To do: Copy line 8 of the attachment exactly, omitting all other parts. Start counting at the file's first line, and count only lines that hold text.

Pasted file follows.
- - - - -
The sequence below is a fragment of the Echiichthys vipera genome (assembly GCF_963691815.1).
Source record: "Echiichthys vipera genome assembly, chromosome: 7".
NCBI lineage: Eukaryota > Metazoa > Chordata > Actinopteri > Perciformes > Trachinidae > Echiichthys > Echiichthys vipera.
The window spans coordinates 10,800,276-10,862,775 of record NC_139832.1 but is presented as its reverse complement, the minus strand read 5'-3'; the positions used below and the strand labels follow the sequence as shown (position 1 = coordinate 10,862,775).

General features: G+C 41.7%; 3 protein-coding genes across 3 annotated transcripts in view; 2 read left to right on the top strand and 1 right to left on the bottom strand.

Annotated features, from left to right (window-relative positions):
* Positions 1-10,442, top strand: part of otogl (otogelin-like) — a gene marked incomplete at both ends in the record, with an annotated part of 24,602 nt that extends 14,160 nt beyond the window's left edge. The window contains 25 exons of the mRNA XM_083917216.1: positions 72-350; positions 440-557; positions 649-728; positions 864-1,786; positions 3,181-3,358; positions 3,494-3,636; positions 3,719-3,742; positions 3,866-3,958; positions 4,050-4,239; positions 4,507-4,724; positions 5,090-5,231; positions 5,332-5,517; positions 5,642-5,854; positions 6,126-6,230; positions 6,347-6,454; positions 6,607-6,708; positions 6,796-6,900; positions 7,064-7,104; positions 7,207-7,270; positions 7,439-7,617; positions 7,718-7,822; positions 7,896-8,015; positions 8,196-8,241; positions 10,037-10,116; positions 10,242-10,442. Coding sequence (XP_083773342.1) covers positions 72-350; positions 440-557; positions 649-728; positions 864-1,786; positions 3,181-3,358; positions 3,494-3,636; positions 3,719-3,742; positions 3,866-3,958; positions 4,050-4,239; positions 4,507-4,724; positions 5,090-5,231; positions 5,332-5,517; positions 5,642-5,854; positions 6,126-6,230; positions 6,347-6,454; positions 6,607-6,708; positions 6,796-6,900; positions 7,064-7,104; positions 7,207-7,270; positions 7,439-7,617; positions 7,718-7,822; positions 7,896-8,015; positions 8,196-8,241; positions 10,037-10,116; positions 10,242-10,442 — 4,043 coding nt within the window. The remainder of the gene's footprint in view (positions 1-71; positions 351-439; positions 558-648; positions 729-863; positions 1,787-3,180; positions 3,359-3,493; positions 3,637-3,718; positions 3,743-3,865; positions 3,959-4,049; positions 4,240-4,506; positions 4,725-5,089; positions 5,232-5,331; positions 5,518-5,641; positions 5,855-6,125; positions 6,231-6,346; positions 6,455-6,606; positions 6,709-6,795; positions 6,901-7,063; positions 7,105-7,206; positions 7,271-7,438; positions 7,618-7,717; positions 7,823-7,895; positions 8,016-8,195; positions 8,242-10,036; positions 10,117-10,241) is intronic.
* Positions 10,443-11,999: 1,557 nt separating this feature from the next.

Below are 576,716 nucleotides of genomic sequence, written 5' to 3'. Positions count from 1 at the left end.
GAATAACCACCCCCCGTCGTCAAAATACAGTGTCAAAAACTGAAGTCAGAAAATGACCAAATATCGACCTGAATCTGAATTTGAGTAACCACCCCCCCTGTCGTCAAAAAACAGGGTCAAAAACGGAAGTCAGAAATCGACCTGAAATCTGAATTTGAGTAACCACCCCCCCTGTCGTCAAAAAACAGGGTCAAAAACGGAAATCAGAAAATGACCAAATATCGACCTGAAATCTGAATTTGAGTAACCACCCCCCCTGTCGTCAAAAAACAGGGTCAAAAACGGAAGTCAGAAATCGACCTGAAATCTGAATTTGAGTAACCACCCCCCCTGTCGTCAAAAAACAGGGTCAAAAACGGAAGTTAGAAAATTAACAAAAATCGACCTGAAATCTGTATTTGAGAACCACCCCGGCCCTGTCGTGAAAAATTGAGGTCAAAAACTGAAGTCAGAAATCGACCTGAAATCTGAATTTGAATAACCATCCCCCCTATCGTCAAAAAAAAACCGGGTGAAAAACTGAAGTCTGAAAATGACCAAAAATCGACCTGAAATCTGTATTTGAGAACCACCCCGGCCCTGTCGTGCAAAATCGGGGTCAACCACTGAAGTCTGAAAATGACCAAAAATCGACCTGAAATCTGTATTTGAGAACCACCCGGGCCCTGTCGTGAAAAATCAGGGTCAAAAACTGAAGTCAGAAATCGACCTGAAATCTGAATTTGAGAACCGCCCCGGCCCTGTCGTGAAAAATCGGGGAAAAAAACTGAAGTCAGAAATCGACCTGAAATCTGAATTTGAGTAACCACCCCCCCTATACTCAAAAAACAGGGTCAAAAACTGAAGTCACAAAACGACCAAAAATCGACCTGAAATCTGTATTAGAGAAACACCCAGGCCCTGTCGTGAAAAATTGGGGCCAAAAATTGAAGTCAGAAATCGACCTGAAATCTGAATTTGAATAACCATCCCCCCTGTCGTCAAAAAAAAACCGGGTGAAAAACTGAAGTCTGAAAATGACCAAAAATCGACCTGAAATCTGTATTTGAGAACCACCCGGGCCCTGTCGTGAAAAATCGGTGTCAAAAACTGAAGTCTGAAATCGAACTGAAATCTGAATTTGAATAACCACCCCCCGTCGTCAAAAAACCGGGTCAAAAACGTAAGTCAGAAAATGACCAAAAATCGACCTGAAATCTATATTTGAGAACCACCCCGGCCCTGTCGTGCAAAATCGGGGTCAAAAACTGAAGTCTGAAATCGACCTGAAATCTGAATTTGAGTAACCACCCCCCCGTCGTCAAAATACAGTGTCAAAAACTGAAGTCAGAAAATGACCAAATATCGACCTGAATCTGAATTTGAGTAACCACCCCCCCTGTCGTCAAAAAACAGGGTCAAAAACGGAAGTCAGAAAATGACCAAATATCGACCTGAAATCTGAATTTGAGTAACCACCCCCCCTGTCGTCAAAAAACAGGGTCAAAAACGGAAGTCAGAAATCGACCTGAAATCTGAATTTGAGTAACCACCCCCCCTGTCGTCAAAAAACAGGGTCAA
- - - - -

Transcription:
* Positions 10,443-11,999: 1,557 nt separating this feature from the next.